— The Adventures of Mr. Verdant Green • Cuthbert Bede

... spirit, and presently they parted sufficiently to enable the lad to pour a little into his mouth. This was gradually swallowed, and Roger poured in a little more, which was also taken; and in a few seconds a heavy sigh escaped the lips of the sufferer, and his eyes opened. But there was a glaze over them that told its own tale. The white lips opened, and Roger, bending down, heard the last ...
— Across the Spanish Main - A Tale of the Sea in the Days of Queen Bess • Harry Collingwood

... shanks high and stiffly like old crippled grave-diggers in overalls that are too tight—but silent and patient all, offering no attack until the last tremor runs through the stiffening carcass and the eyes glaze over. To humans the buzzard pays a deeper meed of respect—he hangs aloft longer; but in the end he comes. No scavenger shark, no carrion crab, ever chambered more grisly secrets in his digestive processes than this big charnel bird. Such is the way ...
— The Escape of Mr. Trimm - His Plight and other Plights • Irvin S. Cobb

... stove, creamy and iridescent in glaze, in such a hall in an uptown house very similar to my own. The stove is very beautiful in itself, but it was used for use as well as beauty. It really holds a fire and furnishes an even heat. The stove was flanked by two pedestals surmounted with baskets spilling over with fruits, carved from wood ...
— The House in Good Taste • Elsie de Wolfe

... I descry small groups of his class, all similarly costumed in calzoneros, striped blankets, and glaze hats; all, like him, wearing uneasy looks. They gesticulate little, contrary to their usual habit, and converse only in whispers or low mutterings. ...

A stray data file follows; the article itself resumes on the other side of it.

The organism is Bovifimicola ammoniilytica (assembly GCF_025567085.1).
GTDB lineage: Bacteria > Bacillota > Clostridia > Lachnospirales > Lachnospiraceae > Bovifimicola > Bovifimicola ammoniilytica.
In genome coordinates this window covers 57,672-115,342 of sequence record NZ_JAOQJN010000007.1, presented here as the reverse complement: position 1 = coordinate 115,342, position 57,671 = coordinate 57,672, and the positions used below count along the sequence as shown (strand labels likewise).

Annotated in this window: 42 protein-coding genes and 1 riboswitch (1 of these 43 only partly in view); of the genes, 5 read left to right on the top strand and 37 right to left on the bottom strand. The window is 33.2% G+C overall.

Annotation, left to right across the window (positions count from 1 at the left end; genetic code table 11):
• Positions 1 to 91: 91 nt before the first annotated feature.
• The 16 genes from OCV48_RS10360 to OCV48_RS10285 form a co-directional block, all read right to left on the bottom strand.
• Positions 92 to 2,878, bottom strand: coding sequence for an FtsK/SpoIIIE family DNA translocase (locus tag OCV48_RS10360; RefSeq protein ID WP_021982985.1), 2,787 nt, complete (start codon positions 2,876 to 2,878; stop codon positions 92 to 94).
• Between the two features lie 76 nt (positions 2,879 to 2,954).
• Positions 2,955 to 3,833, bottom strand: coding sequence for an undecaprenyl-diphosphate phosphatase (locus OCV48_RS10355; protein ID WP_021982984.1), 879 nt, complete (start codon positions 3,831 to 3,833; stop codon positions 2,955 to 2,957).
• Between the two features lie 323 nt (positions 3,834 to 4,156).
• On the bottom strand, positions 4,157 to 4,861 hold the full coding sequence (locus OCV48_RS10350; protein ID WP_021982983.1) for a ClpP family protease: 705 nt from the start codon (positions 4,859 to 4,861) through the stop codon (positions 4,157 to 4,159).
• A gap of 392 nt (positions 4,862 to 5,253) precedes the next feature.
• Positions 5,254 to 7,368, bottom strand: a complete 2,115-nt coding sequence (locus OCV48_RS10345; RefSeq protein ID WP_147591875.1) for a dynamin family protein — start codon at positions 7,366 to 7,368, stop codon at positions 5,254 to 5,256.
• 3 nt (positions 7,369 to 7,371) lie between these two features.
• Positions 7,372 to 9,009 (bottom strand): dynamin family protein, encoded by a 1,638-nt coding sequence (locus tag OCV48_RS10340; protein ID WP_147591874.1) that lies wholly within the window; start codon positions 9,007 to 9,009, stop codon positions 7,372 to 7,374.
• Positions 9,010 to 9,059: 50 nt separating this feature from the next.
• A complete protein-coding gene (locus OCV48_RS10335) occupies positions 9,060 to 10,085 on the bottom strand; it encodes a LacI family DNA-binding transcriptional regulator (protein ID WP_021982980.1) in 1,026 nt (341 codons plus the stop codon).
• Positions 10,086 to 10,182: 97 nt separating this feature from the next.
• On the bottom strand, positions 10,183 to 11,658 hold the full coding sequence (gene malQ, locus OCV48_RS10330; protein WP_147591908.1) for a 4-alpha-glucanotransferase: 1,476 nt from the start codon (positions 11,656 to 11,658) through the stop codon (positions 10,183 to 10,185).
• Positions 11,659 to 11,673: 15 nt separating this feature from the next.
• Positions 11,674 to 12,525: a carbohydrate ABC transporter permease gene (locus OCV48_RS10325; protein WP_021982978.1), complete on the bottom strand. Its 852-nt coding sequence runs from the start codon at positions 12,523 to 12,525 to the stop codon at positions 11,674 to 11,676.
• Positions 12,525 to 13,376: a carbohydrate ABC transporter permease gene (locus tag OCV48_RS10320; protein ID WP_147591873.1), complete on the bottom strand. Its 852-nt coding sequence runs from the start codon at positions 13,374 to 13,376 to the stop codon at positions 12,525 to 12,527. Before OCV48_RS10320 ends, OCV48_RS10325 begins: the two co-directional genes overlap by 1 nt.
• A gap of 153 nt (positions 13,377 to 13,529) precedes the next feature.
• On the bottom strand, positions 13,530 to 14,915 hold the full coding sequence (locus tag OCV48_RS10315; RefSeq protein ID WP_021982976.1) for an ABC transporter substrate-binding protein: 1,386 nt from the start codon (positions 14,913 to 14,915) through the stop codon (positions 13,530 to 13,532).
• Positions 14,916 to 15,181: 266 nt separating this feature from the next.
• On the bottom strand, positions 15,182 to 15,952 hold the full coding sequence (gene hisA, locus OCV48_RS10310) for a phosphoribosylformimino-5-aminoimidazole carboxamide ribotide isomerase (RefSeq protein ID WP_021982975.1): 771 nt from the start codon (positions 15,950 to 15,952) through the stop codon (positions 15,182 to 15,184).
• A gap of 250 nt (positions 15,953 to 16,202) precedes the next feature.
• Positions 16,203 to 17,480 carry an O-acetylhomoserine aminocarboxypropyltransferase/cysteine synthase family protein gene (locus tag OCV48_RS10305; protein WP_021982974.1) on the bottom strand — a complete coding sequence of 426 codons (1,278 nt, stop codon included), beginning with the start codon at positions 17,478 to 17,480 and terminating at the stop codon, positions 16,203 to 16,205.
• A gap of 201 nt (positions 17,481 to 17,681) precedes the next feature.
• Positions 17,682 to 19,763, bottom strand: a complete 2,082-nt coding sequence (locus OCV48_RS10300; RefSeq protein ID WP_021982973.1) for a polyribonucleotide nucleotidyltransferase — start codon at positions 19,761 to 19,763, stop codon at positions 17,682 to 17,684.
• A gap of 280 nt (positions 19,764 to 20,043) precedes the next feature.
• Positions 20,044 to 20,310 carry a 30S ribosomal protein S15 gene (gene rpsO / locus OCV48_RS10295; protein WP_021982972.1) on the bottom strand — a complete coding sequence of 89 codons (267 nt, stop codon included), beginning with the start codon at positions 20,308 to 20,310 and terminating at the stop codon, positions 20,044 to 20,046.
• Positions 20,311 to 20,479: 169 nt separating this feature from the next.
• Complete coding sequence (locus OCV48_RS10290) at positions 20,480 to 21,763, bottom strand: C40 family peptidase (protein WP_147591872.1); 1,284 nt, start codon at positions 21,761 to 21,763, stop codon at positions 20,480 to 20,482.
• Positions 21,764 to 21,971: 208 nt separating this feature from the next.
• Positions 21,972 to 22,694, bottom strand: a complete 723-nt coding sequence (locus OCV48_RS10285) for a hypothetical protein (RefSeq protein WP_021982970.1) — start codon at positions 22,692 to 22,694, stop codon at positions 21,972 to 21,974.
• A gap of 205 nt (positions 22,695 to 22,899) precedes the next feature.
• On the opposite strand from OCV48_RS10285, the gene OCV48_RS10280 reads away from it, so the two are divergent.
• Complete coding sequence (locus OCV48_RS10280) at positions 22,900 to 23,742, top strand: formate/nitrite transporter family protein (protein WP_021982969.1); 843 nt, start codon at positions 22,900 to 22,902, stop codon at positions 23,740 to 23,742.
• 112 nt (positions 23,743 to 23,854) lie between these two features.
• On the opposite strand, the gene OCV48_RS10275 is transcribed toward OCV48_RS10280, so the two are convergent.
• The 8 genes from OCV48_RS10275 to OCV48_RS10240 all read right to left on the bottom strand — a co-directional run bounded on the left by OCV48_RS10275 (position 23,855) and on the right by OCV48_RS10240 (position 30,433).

— The War Trail - The Hunt of the Wild Horse • Mayne Reid

... up a lamp, and went into the dining-room, Strickland following, and almost pushing him with the muzzle of the rifle. He looked for a moment at the black depths behind the ceiling-cloth; at the writhing snake under foot; and last, a gray glaze settling on his face, at the ...
— Life's Handicap • Rudyard Kipling

... in hand, they walked between the low bushes and across the whitened patches of sandy soil. When the smoke was gone the pool with the lone tree guided them, the surface now covered with a glaze of gold. A deep content lay upon them. The shared peril had torn away a veil that hung between them and through which they had been dodging to catch glimpses of one another. Susan's pride in her ascendency was ...
— The Emigrant Trail • Geraldine Bonner

... homes, With the Fourth-month eve at sundown, and the grey smoke lucid and bright, With floods of the yellow gold of the gorgeous, indolent sinking sun, burning, expanding the air; With the fresh sweet herbage under foot, and the pale green leaves of the trees prolific; In the distance the flowing glaze, the breast of the river, with a wind-dapple here and there; With ranging hills on the banks, with many a line against the sky, and shadows; And the city at hand, with dwellings so dense, and stacks of chimneys, And all the scenes ...